Hebrews has been compared to an intricate crocheted piece which picks up a new thread again and again, but then carries all the threads through the piece, weaving them into the pattern. Thus, to take hold of one thread is to have hold of the whole piece. Those schooled in the ways of Western literature and seeking an ordered progression of ideas will seek in vain in Hebrews. What is always true of the Bible is emphatically true here: texts must be read in context.”[8].  

Old Testament background

To fully understand Christ’s role as our High Priest, we must spend some time in the Old Testament and grasp what the priesthood meant to the Hebrew people. We almost get the idea that someone spoke during this sermon, asking how Jesus could be a High Priest. After all, Jesus was from the tribe of Judah. The priests were Levites (which, by the way, had nothing to do with wearing jeans).

The Levites received the assignment of all priestly functions for Israel.[9] So, Jesus, who was not from the Levite clan, the preacher insists, belongs to a higher priesthood. This is where King Melchizedek comes in. He was identified in Genesis as a priest of the God Most High.[10]  

Melchizedek’s role

Melchizedek becomes an archetype for Jesus’ priestly role for several reasons. First of all, he received a tithe from Abraham, a tenth of the spoils of war that Abraham had collected after he had released Lot and his family who were hostages of war. Second, the author points out Melchizedek’s name, which implies righteousness. And his city is named for peace. Peace and righteousness are attributes of Jesus. And he notes that he has no genealogy. 

You know, genealogy is important in Scripture. Even Jesus, at the beginning of Matthew’s gospel, has a genealogy.[11] This may seem to conflict with what we are told in Hebrews. But the preacher in Hebrews, at this point, is focusing on the divinity of Christ. He’s already made the case for the timeliness of Jesus, who was at creation.[12] We have seen throughout this book how Jesus leaves heaven and comes to earth and then returns, which emphasizes his eternal reign, instead of his life as his earthly son of Mary and Joseph.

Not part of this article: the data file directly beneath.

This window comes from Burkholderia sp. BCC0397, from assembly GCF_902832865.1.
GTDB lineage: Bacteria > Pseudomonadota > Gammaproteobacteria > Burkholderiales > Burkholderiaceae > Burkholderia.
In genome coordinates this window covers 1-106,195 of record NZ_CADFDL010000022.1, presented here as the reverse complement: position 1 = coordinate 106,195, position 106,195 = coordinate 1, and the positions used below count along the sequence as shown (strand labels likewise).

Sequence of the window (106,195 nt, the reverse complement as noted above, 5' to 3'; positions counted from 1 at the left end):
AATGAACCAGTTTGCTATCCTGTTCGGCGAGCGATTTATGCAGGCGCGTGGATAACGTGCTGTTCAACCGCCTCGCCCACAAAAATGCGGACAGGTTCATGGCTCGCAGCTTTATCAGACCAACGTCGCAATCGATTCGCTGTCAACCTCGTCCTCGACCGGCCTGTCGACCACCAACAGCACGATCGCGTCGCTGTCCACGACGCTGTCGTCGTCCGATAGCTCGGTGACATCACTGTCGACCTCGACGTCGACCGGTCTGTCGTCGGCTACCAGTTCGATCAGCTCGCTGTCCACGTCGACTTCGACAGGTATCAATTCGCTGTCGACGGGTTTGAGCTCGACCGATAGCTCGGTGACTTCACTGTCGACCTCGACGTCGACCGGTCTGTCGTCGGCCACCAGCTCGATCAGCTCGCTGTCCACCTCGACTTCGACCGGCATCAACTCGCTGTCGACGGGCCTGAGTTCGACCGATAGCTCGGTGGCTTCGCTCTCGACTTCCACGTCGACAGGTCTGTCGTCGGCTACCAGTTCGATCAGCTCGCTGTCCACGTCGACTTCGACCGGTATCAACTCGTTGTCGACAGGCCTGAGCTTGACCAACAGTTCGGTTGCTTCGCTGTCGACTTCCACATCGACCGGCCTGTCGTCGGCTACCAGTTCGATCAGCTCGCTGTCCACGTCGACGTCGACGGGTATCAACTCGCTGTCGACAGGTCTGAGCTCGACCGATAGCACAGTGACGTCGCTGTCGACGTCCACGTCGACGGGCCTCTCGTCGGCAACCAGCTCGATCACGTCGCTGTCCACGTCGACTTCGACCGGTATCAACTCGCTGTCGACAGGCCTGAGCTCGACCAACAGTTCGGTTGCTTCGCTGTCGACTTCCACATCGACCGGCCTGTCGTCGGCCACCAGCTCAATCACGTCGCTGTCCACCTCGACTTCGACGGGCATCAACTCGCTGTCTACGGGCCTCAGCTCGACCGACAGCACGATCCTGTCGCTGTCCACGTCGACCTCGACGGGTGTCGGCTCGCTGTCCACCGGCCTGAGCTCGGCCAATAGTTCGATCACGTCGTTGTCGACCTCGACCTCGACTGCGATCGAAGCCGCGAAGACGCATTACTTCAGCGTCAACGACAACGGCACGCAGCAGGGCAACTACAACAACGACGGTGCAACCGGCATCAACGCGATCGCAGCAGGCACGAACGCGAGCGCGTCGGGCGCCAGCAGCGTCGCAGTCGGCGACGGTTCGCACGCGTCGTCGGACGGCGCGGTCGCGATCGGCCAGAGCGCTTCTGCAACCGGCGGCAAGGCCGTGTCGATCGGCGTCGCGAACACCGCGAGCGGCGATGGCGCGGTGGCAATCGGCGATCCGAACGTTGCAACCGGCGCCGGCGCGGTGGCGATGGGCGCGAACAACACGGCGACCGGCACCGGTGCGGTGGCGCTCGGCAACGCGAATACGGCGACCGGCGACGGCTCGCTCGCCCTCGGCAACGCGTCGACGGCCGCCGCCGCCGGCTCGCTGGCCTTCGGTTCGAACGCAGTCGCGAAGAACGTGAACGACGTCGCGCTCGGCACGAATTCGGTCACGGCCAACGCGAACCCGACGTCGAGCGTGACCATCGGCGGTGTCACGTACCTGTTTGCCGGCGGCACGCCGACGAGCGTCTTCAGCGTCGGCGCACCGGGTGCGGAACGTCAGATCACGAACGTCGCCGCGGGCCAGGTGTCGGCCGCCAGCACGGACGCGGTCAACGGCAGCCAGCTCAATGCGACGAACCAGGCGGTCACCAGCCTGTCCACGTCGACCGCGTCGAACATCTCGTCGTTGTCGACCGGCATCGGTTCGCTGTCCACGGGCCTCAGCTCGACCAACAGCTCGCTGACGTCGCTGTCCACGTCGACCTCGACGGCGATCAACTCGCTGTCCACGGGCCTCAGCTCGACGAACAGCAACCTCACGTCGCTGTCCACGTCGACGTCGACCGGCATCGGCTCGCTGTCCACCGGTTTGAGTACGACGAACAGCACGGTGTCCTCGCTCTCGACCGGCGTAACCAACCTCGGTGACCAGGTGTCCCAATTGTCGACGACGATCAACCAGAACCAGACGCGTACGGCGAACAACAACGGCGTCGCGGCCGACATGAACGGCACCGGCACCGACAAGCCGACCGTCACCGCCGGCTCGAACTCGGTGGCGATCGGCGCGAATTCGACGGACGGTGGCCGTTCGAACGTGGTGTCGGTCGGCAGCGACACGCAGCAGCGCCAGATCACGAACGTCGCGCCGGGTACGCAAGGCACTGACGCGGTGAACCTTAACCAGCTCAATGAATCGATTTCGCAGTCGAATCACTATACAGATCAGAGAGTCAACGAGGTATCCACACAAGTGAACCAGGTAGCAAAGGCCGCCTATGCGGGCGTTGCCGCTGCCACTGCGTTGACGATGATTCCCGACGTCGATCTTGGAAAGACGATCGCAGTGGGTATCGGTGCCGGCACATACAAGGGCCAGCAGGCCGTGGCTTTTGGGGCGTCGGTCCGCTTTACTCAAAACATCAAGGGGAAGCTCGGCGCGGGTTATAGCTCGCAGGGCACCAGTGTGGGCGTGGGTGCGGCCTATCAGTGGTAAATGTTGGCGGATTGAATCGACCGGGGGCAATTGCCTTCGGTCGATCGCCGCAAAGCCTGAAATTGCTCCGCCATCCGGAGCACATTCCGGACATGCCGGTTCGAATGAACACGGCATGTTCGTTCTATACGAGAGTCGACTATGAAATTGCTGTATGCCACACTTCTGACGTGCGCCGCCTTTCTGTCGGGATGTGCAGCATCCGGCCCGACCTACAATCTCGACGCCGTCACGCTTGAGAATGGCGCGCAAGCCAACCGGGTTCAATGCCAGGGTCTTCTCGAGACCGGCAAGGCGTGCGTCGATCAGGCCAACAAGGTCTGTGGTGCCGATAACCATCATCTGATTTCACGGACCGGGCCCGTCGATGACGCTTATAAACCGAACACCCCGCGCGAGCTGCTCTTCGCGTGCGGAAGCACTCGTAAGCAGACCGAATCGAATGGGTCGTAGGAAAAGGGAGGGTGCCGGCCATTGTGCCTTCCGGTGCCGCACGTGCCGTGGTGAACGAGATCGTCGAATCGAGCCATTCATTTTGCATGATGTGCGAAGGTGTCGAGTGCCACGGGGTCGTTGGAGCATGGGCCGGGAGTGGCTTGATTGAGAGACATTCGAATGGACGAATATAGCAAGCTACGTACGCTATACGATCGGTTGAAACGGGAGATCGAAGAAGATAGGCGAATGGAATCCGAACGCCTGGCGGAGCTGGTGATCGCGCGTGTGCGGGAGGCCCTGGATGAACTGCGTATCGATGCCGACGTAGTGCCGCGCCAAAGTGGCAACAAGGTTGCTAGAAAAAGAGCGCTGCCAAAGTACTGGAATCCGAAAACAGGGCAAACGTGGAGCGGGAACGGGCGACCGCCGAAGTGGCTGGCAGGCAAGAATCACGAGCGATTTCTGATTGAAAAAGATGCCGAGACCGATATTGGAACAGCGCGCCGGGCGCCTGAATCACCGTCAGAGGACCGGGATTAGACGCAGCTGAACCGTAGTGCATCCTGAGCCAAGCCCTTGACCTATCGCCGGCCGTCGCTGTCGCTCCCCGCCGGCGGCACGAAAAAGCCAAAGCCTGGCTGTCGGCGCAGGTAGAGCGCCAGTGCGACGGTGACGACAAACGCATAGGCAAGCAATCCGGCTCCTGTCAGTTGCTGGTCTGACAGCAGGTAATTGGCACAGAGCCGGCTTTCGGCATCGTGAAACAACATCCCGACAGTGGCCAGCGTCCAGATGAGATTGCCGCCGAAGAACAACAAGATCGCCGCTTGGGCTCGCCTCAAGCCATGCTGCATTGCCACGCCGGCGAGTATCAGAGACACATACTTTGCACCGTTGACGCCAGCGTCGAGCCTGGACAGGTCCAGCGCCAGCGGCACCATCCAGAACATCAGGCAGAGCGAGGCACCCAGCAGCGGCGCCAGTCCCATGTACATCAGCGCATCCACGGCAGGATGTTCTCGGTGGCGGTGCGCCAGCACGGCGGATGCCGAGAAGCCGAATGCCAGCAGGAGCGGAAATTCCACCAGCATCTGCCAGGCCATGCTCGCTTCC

The role of the tithe 

Interestingly, the preacher in Hebrews even shows how this priesthood of Melchizedek is superior to the Levite priesthood because through Abraham, Levi gave a tithe to Melchizedek. We may see this as a stretch. Levi’s father is Jacob, which makes Abraham his great-grandfather. In other words, Levi won’t be born for a couple of generations. But since he comes from Abraham’s line of descendants, the author makes the case that Levi was in Abraham’s loins.  

Limitation of Levite Priests

The second reason for the superiority of Christ’s priesthood is the limitations of the Levite priests. They die and have to be replace. They are sinful and have to make extra sacrifices for their own sins before they can take care of others. But Jesus, as our High Priest, is eternal and sinless. He can focus on our needs. 

What this has to do with us:

Sooner or later, we’re all going to die and will have to answer for our lives and what we’ve done with them. We have a choice. We can defend ourselves, but you know the old adage, “A man who is his own lawyer has a fool for a client.”